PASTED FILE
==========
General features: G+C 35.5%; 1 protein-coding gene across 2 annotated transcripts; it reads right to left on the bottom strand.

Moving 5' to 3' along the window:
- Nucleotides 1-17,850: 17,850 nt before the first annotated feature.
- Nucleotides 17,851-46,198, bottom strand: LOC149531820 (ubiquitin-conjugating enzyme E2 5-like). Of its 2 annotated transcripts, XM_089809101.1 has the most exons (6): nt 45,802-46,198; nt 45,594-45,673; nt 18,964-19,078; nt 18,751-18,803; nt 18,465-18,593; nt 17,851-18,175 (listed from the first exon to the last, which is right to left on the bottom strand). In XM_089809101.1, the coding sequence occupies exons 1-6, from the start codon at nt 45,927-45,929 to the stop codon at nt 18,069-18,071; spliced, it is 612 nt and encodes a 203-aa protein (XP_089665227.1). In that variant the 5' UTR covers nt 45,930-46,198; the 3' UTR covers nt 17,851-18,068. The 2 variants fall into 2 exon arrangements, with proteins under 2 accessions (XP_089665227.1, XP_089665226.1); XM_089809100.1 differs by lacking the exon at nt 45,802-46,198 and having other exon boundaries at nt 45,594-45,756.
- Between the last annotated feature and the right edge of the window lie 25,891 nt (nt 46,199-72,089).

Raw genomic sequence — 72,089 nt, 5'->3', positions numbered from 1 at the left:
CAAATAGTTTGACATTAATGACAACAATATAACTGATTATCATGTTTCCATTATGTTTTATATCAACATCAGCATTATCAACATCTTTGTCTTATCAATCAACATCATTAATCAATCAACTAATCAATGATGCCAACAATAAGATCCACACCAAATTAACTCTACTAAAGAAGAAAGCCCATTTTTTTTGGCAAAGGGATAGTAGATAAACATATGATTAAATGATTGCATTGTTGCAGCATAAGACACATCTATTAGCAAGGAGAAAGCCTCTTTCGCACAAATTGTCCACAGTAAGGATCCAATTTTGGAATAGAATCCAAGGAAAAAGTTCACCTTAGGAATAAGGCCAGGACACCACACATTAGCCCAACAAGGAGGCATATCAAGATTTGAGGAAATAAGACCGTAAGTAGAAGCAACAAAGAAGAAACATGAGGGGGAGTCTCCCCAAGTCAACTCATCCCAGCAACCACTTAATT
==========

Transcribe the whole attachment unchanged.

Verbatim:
General features: G+C 35.5%; 1 protein-coding gene across 2 annotated transcripts; it reads right to left on the bottom strand.

Moving 5' to 3' along the window:
- Nucleotides 1-17,850: 17,850 nt before the first annotated feature.
- Nucleotides 17,851-46,198, bottom strand: LOC149531820 (ubiquitin-conjugating enzyme E2 5-like). Of its 2 annotated transcripts, XM_089809101.1 has the most exons (6): nt 45,802-46,198; nt 45,594-45,673; nt 18,964-19,078; nt 18,751-18,803; nt 18,465-18,593; nt 17,851-18,175 (listed from the first exon to the last, which is right to left on the bottom strand). In XM_089809101.1, the coding sequence occupies exons 1-6, from the start codon at nt 45,927-45,929 to the stop codon at nt 18,069-18,071; spliced, it is 612 nt and encodes a 203-aa protein (XP_089665227.1). In that variant the 5' UTR covers nt 45,930-46,198; the 3' UTR covers nt 17,851-18,068. The 2 variants fall into 2 exon arrangements, with proteins under 2 accessions (XP_089665227.1, XP_089665226.1); XM_089809100.1 differs by lacking the exon at nt 45,802-46,198 and having other exon boundaries at nt 45,594-45,756.
- Between the last annotated feature and the right edge of the window lie 25,891 nt (nt 46,199-72,089).

Raw genomic sequence — 72,089 nt, 5'->3', positions numbered from 1 at the left:
CAAATAGTTTGACATTAATGACAACAATATAACTGATTATCATGTTTCCATTATGTTTTATATCAACATCAGCATTATCAACATCTTTGTCTTATCAATCAACATCATTAATCAATCAACTAATCAATGATGCCAACAATAAGATCCACACCAAATTAACTCTACTAAAGAAGAAAGCCCATTTTTTTTGGCAAAGGGATAGTAGATAAACATATGATTAAATGATTGCATTGTTGCAGCATAAGACACATCTATTAGCAAGGAGAAAGCCTCTTTCGCACAAATTGTCCACAGTAAGGATCCAATTTTGGAATAGAATCCAAGGAAAAAGTTCACCTTAGGAATAAGGCCAGGACACCACACATTAGCCCAACAAGGAGGCATATCAAGATTTGAGGAAATAAGACCGTAAGTAGAAGCAACAAAGAAGAAACATGAGGGGGAGTCTCCCCAAGTCAACTCATCCCAGCAACCACTTAATT